Let’s say you’re the living personification of what a perfect tenant should be: you pay your rent on time, you keep the noise levels reasonable, and plan on being in the same place for a while.

Congratulations, you’re ready to consider negotiating your rent. Now it’s time to look at some other key factors.

What type of landlord do you have?

If you live somewhere with only a few units, like a duplex or a single-family home, and have a landlord that you interact with personally, your chances of being able to talk about rent increase exponentially. If you’re living in a large apartment community with property managers, it’s highly unlikely they’ll be willing to talk prices with you.

How long have you been there?

Landlords are looking for long-term tenants. It makes their life easier and provides a steady income that they’re inclined to want to hang on to. If you’ve been in your place for a few years- and plan to stay for a few more- use that as leverage. Sometimes it can even help to sign an extended rental lease, to show that you’re serious about staying put.

What’s the market like in your area?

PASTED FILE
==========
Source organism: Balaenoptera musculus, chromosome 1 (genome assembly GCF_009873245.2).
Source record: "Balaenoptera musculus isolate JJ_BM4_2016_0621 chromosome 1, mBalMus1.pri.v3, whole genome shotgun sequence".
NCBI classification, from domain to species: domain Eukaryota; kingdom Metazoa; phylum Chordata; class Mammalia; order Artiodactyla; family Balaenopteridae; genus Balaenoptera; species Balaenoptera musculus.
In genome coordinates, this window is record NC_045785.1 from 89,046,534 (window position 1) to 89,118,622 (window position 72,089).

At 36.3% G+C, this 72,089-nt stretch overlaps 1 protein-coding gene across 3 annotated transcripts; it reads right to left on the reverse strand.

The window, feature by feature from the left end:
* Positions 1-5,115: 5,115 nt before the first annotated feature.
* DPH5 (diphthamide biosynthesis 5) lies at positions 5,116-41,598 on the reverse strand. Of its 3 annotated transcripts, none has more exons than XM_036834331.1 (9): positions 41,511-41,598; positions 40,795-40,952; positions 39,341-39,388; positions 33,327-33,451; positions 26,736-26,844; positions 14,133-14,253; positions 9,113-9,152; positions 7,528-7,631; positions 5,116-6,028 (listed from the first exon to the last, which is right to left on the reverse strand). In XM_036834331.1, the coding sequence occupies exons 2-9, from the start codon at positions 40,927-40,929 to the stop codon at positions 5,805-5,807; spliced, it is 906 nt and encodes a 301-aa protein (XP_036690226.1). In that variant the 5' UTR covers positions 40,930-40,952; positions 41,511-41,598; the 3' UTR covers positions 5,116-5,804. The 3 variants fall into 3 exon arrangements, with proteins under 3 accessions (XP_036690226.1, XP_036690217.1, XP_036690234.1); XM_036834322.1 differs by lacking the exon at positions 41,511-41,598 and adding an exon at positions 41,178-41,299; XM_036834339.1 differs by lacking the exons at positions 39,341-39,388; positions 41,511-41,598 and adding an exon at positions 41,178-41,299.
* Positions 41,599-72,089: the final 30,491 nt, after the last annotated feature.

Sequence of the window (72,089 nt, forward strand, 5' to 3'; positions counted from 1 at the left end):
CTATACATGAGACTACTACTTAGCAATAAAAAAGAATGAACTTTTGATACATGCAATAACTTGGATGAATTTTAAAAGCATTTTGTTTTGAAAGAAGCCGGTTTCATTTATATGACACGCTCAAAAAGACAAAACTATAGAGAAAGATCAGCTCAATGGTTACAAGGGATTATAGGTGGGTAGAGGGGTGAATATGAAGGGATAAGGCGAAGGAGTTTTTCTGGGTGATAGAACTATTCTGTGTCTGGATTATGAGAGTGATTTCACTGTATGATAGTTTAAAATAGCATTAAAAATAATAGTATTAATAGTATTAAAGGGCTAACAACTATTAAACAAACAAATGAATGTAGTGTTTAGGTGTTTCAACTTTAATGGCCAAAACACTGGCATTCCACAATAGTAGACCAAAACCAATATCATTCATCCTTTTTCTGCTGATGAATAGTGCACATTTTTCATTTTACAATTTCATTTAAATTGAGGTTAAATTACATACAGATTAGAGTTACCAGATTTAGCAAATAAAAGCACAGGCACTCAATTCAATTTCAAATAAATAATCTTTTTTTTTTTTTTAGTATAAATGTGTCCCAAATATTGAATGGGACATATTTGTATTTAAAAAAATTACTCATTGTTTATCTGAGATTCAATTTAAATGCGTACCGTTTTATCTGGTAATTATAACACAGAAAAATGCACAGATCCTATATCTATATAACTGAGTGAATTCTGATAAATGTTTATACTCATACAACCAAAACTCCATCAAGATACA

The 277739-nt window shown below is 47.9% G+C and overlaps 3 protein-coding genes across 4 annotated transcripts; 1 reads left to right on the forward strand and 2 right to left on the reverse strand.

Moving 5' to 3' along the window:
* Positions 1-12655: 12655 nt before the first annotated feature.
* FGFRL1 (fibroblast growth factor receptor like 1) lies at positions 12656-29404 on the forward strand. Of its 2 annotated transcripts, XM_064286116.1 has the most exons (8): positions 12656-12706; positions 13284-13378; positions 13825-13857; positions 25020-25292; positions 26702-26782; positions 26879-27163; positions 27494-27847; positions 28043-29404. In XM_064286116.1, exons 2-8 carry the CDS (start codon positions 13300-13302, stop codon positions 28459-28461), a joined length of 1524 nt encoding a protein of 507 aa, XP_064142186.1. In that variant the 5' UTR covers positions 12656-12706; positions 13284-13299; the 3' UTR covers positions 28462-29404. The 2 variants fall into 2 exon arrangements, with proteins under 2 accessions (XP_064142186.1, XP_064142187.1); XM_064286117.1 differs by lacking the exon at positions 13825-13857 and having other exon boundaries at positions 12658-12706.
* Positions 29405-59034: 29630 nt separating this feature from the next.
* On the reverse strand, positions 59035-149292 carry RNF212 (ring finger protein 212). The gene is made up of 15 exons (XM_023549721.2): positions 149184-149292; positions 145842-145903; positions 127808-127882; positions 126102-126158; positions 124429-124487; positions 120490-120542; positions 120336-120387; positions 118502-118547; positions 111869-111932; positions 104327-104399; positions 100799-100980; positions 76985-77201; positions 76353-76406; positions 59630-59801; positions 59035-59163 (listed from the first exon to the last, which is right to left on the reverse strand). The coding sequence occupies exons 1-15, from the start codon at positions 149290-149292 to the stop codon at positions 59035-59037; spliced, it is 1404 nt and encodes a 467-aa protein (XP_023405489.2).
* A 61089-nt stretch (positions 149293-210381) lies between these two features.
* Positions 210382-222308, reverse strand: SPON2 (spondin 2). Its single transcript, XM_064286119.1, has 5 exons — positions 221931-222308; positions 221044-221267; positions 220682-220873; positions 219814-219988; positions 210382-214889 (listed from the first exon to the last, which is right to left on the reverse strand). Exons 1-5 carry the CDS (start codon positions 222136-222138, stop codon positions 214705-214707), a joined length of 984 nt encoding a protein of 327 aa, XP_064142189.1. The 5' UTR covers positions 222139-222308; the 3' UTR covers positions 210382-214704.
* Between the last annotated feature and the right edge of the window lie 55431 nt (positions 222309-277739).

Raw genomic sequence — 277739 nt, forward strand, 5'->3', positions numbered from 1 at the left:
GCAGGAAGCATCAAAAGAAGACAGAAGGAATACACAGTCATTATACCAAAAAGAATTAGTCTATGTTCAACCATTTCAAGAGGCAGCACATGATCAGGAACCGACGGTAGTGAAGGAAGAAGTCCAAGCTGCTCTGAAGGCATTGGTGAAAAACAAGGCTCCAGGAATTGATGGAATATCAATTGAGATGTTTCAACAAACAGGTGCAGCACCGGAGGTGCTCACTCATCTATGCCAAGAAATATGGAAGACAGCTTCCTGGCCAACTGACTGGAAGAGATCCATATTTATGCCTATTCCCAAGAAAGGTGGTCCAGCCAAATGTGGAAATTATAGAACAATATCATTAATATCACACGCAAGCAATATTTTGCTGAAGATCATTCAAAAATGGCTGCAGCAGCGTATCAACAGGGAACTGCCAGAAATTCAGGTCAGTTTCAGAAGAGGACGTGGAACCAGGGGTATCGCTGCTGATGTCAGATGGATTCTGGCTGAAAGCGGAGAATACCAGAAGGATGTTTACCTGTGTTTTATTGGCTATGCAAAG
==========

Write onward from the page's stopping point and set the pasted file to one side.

If you live in a bustling metropolitan area, negotiating rent is probably not going to work. If you move out, it’s likely the landlord has a list of ten other people waiting for the space. If you’re in a smaller area with a lot of apartment vacancies, you have more bargaining power. Knowing the price of similar places around you can help you decide if negotiating rent is something you should try. Check the market on websites like Rentometer to see how your rent stacks up and then let common sense dictate your next step. If you find that your rent is way higher than the median, you may have a good case.

One last thing

Even if you can check every box on the list above, chances are your landlord is charging a fair price and won’t be willing to accept anything lower. So why did we write this article? Mostly just for content (KIDDING!) It’s because you can often bargain rent increases. Use all the tips above, and when the time comes present the compelling info to your landlord. If they’re not able to lower the rent, try asking about things like splitting utilities, going in on renovations, or bargaining for a parking spot.

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  • Melanie

    I negotiated a fresh coat of paint in the living room when I extended my lease. My rent did go up by $150, but at least I got something out of it.